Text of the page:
Multiple Pricing

What is Multiple Pricing?

Multiple pricing (also called “multiple unit pricing”) is a pricing scheme where a business specifies a total price for multiple units of the same item. A convenience store selling candy bars at “5 for $2.99” would be an example of multiple pricing.

Like other types of psychological pricing, retail and marketing are the most common applications for multiple pricing.

  • In the retail industry, multiple pricing incentivizes faster product sell-through and higher purchase volumes by encouraging customers to buy in bulk.
  • In marketing, multiple pricing is a common promotional tactic. Marketers can increase their average order value by giving customers a good deal.

This pricing tactic can take numerous forms, though. A company or store might offer a “buy one, get one free” deal (commonly known as BOGO) or something along the lines of “3 items for $5.” In B2B settings, a preset bulk price for X units is commonplace (and usually expected).

Regardless of the exact application, the key here is that the customer perceives value in buying multiple quantities of a product. This could be because they planned on buying more in the future. Or, they may have always preferred to have more but found larger purchases to be too cost-prohibitive.


  • Multiple unit pricing
  • Multi-unit pricing
  • Volume discount
  • Price break
  • Bundle pricing
  • Bulk pricing

Types of Multiple Pricing

Bundle Pricing

Bundle pricing is a form of multiple pricing that creates value for the customer by combining related products or services into one package deal.

Here are a few examples:

  • Telecommunications, where customers can get a discounted rate by bundling their cable, internet, and phone services together
  • Fast food combo meals
  • Vacation packages that include flights and accommodations
  • Software bundles that offer various SaaS programs and add-ons at a discounted rate compared to purchasing each one individually

Bundle pricing is not always explicitly “multiple pricing” because product bundles normally have more than one type of item. Still, you can configure a bundle to show that you are giving multiple items for one price, in addition to the other types of value the package offers.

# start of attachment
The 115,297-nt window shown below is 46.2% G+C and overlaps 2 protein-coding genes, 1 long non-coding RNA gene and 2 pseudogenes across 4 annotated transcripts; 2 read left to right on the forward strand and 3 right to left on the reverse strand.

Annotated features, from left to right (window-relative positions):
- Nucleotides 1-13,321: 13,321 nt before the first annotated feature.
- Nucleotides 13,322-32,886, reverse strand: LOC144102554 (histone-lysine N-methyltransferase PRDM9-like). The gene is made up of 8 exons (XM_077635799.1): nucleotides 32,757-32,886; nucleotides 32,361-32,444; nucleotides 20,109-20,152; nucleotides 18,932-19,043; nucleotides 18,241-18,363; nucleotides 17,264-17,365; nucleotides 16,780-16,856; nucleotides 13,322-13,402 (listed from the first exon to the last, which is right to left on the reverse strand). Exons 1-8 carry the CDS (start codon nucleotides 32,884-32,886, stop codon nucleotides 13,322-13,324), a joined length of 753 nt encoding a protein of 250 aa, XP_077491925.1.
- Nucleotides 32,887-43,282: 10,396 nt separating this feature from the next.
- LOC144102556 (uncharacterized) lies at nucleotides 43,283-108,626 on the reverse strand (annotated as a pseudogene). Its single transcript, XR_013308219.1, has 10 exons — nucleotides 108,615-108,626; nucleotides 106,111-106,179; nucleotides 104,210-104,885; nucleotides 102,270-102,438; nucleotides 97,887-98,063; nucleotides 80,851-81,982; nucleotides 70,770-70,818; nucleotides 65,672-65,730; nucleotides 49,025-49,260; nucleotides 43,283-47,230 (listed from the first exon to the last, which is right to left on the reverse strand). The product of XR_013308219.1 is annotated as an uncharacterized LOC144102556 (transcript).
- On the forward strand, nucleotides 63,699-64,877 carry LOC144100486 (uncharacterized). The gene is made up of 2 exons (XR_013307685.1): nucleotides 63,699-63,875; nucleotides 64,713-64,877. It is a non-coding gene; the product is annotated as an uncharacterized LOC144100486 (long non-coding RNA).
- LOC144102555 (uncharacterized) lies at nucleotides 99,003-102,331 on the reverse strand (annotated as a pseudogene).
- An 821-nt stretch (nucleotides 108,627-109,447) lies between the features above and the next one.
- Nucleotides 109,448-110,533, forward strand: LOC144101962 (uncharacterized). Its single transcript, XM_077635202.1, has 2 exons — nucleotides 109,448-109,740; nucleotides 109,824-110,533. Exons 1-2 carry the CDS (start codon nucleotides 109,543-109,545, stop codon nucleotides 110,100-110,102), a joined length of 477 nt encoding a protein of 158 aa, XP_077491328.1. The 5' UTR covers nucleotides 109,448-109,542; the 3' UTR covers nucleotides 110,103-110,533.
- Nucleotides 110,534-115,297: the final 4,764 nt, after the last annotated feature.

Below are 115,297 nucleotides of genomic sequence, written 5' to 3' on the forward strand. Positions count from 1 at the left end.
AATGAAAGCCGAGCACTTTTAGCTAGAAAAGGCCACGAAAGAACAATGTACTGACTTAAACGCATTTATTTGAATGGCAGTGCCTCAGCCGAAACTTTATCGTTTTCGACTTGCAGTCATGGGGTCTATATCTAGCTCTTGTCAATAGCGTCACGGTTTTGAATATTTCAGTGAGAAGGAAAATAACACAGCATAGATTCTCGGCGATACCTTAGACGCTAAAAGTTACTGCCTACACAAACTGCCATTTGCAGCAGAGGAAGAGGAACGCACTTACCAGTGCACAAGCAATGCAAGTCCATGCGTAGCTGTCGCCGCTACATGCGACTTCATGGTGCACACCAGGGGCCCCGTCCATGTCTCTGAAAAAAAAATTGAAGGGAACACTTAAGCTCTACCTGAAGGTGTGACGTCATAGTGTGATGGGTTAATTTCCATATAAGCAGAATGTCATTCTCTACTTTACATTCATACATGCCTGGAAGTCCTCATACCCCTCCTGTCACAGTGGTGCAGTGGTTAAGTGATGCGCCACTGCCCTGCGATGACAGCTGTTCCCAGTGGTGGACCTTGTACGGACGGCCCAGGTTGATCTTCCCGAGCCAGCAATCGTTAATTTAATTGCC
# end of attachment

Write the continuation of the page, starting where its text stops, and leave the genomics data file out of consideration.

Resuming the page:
Quantity Discounts

Characteristically, businesses offer quantity discounts (a.k.a. volume discounts or price breaks) at a preset rate for a given quantity. In that sense, pure “multiple pricing” actually aligns a lot more closely with bulk pricing than bundle prices.

For example:

  • A stationary supplier may offer a discount of 10% for an order of over 500 pens. The price per unit decreases as the quantity increases.
  • A clothing store may offer a discount of $10 for every 3 t-shirts purchased, or 3 t-shirts for $50 when they’re usually $20 a piece.
  • A SaaS company may offer a tiered pricing model, where the price per additional user decreases as the number of users in a company increases.
  • Telecom providers generally offer better deals for families who add additional lines to a phone plan.

Quantity discounts are common in both B2B and B2C settings.

In a B2B context, the priority is incentivizing product vendors to order more upfront because it improves their profit margins. For B2B companies, the main goal is to get buyers to spend more than they initially would have, either for the sake of getting a good deal or because they planned to replace it in the future.

BOGO (Buy One, Get One) Pricing

BOGO pricing is a special type of quantity discount where customers get one product for free when they purchase a specific quantity. For instance, “Buy One, Get One 50% Off” or “Buy Two, Get One Free.”

This is a backhanded way of saying “two for the price of one” or “buy more, pay less.” And it’s very common in B2C retail and direct-to-consumer online shopping.

Research shows two-thirds of shoppers prefer BOGO to other promos. And 93% have taken advantage of at least one offer like this.

The reason to word multiple unit pricing like this comes back to psychology. Words like “FREE” and “50% OFF” are sometimes more persuasive than a straight discount because it’s more gratifying to receive one item for 100% off than two items, each for half off.

Advantages of Multiple Pricing

Cost Savings for Consumers

For the customer, the ability to purchase multiple items at once for a lower per-unit price effectively translates to “more value for less.” Customers are generally happier with their purchases when they feel like they’re getting a good deal, so multiple pricing can also lead to increased customer satisfaction and loyalty.

Cost Reduction for Businesses